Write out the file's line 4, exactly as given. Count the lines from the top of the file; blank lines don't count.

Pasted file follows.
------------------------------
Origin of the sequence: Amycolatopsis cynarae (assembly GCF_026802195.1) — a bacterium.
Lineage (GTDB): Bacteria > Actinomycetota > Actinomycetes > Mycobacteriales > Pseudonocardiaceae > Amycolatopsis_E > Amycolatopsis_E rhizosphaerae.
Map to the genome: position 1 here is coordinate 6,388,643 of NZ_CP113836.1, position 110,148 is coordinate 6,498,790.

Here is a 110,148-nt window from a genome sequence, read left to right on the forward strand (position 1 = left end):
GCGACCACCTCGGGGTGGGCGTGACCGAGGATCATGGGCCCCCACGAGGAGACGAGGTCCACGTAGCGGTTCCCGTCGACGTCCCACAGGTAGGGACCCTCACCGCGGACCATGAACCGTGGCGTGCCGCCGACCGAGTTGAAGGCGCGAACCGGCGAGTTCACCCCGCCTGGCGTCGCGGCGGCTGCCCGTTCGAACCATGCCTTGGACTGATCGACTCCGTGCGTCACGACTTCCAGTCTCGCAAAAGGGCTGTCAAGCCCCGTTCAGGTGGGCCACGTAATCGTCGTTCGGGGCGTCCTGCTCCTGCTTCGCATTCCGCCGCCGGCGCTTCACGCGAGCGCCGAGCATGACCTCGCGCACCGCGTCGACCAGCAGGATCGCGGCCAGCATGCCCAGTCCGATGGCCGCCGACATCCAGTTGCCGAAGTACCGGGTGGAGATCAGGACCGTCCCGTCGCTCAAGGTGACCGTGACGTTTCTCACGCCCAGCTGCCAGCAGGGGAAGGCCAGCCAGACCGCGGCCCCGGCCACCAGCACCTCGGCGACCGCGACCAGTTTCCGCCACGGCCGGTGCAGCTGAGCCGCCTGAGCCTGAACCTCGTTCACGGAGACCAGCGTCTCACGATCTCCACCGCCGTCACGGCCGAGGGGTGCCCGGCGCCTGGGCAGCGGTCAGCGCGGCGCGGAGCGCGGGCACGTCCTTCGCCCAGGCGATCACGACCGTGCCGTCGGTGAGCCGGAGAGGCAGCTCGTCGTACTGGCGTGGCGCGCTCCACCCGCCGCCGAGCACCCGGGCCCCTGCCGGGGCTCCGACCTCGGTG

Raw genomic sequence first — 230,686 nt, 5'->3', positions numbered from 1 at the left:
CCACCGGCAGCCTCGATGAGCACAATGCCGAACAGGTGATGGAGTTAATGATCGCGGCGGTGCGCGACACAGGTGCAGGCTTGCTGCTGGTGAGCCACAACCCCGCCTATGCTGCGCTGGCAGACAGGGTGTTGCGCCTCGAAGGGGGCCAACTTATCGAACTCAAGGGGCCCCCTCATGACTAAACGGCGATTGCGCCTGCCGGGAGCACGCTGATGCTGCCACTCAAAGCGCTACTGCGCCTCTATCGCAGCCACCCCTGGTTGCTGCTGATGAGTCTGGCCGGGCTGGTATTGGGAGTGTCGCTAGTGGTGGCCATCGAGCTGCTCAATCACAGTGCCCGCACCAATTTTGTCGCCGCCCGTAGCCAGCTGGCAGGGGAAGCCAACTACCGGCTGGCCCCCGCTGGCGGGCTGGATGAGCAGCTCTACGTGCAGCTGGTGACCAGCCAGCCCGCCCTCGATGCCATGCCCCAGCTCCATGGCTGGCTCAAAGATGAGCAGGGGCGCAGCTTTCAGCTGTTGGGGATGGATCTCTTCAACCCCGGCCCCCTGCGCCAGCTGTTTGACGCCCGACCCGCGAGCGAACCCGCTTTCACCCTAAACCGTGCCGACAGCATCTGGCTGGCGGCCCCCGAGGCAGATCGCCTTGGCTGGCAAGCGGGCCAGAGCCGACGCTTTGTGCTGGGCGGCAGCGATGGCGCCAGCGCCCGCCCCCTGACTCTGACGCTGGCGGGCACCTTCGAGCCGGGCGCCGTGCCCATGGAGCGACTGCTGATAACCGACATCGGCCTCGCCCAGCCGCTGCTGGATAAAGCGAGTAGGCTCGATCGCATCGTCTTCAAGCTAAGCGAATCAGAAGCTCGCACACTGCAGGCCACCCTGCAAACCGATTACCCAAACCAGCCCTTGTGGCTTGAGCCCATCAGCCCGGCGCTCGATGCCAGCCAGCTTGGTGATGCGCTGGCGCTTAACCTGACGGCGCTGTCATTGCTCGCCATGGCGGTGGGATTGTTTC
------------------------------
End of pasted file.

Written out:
Here is a 110,148-nt window from a genome sequence, read left to right on the forward strand (position 1 = left end):